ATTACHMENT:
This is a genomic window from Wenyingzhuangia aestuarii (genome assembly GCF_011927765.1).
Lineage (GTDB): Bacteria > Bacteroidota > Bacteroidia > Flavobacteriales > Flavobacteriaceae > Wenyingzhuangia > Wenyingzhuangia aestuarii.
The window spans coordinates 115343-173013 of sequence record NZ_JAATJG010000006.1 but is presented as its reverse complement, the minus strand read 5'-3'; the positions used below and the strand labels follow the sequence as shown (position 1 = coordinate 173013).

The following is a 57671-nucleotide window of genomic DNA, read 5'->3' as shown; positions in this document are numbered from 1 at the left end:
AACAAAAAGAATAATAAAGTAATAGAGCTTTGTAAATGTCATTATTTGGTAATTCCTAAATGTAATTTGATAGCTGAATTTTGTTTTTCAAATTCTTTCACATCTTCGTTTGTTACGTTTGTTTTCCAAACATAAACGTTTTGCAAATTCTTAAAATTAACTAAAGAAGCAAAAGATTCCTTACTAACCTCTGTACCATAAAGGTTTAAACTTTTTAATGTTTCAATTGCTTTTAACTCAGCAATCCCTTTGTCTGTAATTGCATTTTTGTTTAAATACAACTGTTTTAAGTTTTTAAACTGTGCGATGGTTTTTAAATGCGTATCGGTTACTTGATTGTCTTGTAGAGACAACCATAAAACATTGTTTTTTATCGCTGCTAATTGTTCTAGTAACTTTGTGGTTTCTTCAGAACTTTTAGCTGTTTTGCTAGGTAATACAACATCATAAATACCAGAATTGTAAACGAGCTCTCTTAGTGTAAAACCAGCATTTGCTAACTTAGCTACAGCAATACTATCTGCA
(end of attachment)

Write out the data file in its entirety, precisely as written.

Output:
This is a genomic window from Wenyingzhuangia aestuarii (genome assembly GCF_011927765.1).
Lineage (GTDB): Bacteria > Bacteroidota > Bacteroidia > Flavobacteriales > Flavobacteriaceae > Wenyingzhuangia > Wenyingzhuangia aestuarii.
The window spans coordinates 115343-173013 of sequence record NZ_JAATJG010000006.1 but is presented as its reverse complement, the minus strand read 5'-3'; the positions used below and the strand labels follow the sequence as shown (position 1 = coordinate 173013).

The following is a 57671-nucleotide window of genomic DNA, read 5'->3' as shown; positions in this document are numbered from 1 at the left end:
AACAAAAAGAATAATAAAGTAATAGAGCTTTGTAAATGTCATTATTTGGTAATTCCTAAATGTAATTTGATAGCTGAATTTTGTTTTTCAAATTCTTTCACATCTTCGTTTGTTACGTTTGTTTTCCAAACATAAACGTTTTGCAAATTCTTAAAATTAACTAAAGAAGCAAAAGATTCCTTACTAACCTCTGTACCATAAAGGTTTAAACTTTTTAATGTTTCAATTGCTTTTAACTCAGCAATCCCTTTGTCTGTAATTGCATTTTTGTTTAAATACAACTGTTTTAAGTTTTTAAACTGTGCGATGGTTTTTAAATGCGTATCGGTTACTTGATTGTCTTGTAGAGACAACCATAAAACATTGTTTTTTATCGCTGCTAATTGTTCTAGTAACTTTGTGGTTTCTTCAGAACTTTTAGCTGTTTTGCTAGGTAATACAACATCATAAATACCAGAATTGTAAACGAGCTCTCTTAGTGTAAAACCAGCATTTGCTAACTTAGCTACAGCAATACTATCTGCA